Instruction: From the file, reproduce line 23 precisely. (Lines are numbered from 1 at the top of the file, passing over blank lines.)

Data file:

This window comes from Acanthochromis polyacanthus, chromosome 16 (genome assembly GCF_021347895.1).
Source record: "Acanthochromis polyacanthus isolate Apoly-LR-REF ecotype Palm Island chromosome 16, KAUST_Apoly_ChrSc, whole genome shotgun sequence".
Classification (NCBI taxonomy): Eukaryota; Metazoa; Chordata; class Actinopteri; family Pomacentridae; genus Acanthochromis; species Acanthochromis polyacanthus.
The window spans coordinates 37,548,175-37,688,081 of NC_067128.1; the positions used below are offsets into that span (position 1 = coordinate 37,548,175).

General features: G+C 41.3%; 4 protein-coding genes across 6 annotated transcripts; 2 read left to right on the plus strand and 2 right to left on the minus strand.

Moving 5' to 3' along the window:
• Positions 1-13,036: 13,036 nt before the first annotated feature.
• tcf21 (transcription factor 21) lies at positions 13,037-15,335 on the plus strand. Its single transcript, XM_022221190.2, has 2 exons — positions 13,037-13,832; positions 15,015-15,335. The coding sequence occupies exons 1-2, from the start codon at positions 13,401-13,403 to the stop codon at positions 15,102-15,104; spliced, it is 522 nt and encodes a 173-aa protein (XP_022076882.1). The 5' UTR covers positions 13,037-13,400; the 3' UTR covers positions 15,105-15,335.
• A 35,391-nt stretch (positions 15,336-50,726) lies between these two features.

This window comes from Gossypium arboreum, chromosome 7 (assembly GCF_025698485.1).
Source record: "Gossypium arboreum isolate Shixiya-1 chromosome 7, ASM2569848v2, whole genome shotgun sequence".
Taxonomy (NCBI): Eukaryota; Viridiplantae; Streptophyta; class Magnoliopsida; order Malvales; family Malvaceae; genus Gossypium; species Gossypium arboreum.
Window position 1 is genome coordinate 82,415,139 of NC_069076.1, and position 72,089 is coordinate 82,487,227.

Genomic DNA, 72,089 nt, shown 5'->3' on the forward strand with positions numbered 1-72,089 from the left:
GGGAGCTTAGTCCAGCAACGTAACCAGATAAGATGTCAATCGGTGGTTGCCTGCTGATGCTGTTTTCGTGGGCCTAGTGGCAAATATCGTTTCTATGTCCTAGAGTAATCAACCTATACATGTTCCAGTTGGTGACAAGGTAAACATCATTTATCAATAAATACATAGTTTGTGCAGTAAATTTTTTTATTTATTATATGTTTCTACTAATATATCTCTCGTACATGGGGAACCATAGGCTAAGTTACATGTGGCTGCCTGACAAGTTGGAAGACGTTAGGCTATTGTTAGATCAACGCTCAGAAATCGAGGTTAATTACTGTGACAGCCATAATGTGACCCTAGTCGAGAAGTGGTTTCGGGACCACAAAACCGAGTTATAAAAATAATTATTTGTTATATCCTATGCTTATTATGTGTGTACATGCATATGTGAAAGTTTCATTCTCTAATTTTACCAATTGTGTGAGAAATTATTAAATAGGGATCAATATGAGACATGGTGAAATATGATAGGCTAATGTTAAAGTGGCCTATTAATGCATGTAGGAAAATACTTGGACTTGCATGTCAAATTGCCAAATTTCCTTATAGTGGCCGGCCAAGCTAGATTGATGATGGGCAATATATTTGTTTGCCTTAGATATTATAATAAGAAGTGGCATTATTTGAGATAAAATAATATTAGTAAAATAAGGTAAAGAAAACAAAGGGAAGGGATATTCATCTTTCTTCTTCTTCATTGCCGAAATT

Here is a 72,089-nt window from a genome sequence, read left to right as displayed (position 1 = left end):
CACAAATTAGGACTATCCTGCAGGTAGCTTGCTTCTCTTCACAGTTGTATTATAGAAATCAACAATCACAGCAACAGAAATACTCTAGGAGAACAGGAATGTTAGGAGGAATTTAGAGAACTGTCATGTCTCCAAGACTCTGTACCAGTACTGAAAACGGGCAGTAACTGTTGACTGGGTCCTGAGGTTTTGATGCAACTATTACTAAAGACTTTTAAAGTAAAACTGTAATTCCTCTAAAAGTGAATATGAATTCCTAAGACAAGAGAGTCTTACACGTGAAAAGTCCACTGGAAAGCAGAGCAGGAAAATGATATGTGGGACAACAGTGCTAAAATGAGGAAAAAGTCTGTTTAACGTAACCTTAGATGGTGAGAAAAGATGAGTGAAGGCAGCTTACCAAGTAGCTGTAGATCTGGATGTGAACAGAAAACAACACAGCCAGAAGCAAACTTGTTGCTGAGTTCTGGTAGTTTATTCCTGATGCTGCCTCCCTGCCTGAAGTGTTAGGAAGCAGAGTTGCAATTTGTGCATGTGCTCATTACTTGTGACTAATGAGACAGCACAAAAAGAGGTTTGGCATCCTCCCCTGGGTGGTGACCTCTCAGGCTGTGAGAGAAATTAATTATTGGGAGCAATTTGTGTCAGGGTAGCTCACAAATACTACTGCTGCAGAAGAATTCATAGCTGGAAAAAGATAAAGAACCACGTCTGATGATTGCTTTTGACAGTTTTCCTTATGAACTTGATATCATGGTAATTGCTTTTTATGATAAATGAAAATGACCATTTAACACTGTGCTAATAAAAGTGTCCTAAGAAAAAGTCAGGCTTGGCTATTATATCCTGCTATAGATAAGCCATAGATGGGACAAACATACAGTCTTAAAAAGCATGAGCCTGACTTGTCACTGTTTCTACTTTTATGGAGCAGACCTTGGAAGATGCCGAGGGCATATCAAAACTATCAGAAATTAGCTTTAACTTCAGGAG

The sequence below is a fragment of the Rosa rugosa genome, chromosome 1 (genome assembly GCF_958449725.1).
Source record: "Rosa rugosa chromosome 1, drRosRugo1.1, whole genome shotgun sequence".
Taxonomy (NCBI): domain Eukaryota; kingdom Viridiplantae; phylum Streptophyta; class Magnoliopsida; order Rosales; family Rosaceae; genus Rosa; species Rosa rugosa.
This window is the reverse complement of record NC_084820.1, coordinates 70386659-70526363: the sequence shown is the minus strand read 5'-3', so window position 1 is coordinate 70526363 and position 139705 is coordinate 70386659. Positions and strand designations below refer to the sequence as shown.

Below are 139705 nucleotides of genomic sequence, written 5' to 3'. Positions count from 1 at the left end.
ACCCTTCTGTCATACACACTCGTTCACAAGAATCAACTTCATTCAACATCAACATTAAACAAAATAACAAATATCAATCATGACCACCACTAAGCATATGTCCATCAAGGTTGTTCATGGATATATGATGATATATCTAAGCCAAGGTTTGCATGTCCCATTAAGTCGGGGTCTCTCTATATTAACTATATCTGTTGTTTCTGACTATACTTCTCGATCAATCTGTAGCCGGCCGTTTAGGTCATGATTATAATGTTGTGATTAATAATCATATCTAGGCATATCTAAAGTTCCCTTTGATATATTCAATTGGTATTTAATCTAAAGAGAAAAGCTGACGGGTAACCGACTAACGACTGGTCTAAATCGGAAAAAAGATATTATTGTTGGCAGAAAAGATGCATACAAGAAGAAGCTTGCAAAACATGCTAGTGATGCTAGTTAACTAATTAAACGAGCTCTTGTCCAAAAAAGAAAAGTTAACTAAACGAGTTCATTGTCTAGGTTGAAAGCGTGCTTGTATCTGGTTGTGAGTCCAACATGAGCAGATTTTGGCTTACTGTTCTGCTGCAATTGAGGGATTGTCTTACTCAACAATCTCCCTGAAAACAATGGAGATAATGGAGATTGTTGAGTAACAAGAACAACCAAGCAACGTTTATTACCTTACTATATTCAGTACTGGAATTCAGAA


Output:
ACCCTTCTGTCATACACACTCGTTCACAAGAATCAACTTCATTCAACATCAACATTAAACAAAATAACAAATATCAATCATGACCACCACTAAGCATATGTCCATCAAGGTTGTTCATGGATATATGATGATATATCTAAGCCAAGGTTTGCATGTCCCATTAAGTCGGGGTCTCTCTATATTAACTATATCTGTTGTTTCTGACTATACTTCTCGATCAATCTGTAGCCGGCCGTTTAGGTCATGATTATAATGTTGTGATTAATAATCATATCTAGGCATATCTAAAGTTCCCTTTGATATATTCAATTGGTATTTAATCTAAAGAGAAAAGCTGACGGGTAACCGACTAACGACTGGTCTAAATCGGAAAAAAGATATTATTGTTGGCAGAAAAGATGCATACAAGAAGAAGCTTGCAAAACATGCTAGTGATGCTAGTTAACTAATTAAACGAGCTCTTGTCCAAAAAAGAAAAGTTAACTAAACGAGTTCATTGTCTAGGTTGAAAGCGTGCTTGTATCTGGTTGTGAGTCCAACATGAGCAGATTTTGGCTTACTGTTCTGCTGCAATTGAGGGATTGTCTTACTCAACAATCTCCCTGAAAACAATGGAGATAATGGAGATTGTTGAGTAACAAGAACAACCAAGCAACGTTTATTACCTTACTATATTCAGTACTGGAATTCAGAA